I'd really like a link there to say what the 'sanction guidelines are' - so that we don't get the usual 'we've been treated differently than them' issues around problem clubs.Clubs exceeding the ‘overrun’ would be referred to an Independent Disciplinary Commission, although the EFL will monitor the Cap on a real-time basis throughout the season as is the current position with SCMP measures across the two divisions. Where breaches do occur, sanction guidelines are in place to be considered as appropriate by an independent Disciplinary Commission.
It takes effect immediately.I'm glad this went through. It's absolutely needed and whilst I don't like measures that apply to the bottom two leagues alone, I'm glad the clubs see the need to control finances. Covid has only exacerbated what already is an issue.
Statement is a bit bare though.
What's the starting date? Is it this season? (I think I know this, there's something about this year being a grace period and player signed before X not counting I think)
What happens if your salary is significantly over budget? What are the punishments? Are they incremental? Are they financial or points based? (Read it again, it says clearly it's financial)
It's very 'EFL' to make it up as they go along regarding sanctions and I'd like to know a bit more about how it's enforced - it would seem to be really important to lay out a very clear set of regulations that can be consistently followed.
How will the EFL know? Will it be retrospective (i.e. when accounts published, which is all a bit ad hoc) or will there be auditing of clubs at various junctures?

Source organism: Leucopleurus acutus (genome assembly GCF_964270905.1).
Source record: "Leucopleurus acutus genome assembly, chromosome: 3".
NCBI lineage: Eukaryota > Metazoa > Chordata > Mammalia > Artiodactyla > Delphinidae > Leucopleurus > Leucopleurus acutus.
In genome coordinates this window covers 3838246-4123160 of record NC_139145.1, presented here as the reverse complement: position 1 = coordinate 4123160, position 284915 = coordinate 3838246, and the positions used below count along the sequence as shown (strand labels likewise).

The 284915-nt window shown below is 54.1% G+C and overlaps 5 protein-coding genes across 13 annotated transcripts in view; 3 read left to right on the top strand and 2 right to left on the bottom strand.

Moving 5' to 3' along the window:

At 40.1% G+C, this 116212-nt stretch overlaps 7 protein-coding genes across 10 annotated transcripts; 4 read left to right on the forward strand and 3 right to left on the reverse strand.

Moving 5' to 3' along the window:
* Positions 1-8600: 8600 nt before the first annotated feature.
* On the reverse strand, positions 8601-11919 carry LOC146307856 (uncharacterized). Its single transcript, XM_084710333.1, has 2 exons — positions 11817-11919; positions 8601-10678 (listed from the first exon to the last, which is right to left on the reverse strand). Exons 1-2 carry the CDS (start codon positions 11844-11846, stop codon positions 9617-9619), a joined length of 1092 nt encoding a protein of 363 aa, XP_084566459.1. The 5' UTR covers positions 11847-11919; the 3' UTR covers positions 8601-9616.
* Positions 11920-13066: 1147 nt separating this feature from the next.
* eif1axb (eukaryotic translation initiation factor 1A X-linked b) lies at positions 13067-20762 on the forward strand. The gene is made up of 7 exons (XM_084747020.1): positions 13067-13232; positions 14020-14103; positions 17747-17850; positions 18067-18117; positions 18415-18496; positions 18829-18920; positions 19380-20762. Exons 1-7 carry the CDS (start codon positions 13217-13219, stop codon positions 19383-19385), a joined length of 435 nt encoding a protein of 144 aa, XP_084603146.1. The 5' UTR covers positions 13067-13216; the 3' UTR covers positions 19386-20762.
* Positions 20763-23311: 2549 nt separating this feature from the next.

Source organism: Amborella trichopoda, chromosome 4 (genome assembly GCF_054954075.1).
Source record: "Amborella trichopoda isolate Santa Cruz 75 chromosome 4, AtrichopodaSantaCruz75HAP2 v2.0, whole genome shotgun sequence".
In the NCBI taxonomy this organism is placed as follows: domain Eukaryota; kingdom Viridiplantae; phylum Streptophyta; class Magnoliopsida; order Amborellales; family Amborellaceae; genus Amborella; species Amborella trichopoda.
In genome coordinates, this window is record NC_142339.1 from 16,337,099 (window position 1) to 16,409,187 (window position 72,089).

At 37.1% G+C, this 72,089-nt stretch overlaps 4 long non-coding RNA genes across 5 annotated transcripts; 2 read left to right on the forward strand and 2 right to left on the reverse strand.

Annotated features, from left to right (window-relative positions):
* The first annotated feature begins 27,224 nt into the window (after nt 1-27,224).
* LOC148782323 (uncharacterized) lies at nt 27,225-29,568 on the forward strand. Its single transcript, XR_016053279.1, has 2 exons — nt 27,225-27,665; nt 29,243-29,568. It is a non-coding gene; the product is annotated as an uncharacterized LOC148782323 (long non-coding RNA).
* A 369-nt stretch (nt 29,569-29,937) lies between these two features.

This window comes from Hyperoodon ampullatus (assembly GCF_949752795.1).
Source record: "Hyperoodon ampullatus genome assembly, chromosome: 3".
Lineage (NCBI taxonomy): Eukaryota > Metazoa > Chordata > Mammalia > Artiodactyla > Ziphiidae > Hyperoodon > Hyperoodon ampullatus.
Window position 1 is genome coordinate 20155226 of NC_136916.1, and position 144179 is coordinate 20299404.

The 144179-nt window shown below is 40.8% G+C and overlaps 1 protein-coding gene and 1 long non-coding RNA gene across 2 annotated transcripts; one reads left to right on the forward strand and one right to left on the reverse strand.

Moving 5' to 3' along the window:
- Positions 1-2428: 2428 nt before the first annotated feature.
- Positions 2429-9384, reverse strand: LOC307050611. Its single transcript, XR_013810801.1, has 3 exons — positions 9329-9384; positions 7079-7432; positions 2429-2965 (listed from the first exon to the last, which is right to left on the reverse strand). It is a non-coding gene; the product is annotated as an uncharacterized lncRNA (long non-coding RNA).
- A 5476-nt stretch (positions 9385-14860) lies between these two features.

Like the fact agents fees included.
Most of them are. For example, Bournemouth's average wage is around £3m per player. Even Burnley is in excess of 1.5m per player and they're always around 17th highest spenders (given that teams that come up are usually bottom 3)It puts the inflated wages in the Premier league in perspective, it would be interesting to see how many Premier league players were paid more than 2.5 million gbp. per annum
Any player under contract up to and including today is treated as the average divisional wage for the length of contract. Same will apply going forward to relegated teams too.Are there exemptions for the players already in contract? Realistically Sunderland would need to offload most of their squad but how can they do that if they're in contract?
And it is capped as the divisional average, not treated as, got that bit wrong. So if it's already below it then i assume it would stay that way?Ah! Thankyou. Appreciated.
I think it makes getting promotion next season or the one afterwards incredibly important if we want any chance of competing on our return to the Championship. It also makes the fall from the Championship a hell of a trapdoor for those who do get relegated - should Stoke have dropped this season then their huge wages would have been crippling under these new proposals. I can see the Championship clubs going into a bit of a spending frenzy to try avoid relegation come January - which could be a disaster waiting to happen whilst those who are relegated will have fire sales.It’s good, but it also means the gap between the bottom 2 divisions and the championship will grow even bigger. I’d like it in all 4 divisions, but know there no chance of it happening in the premier league and little chance in the championship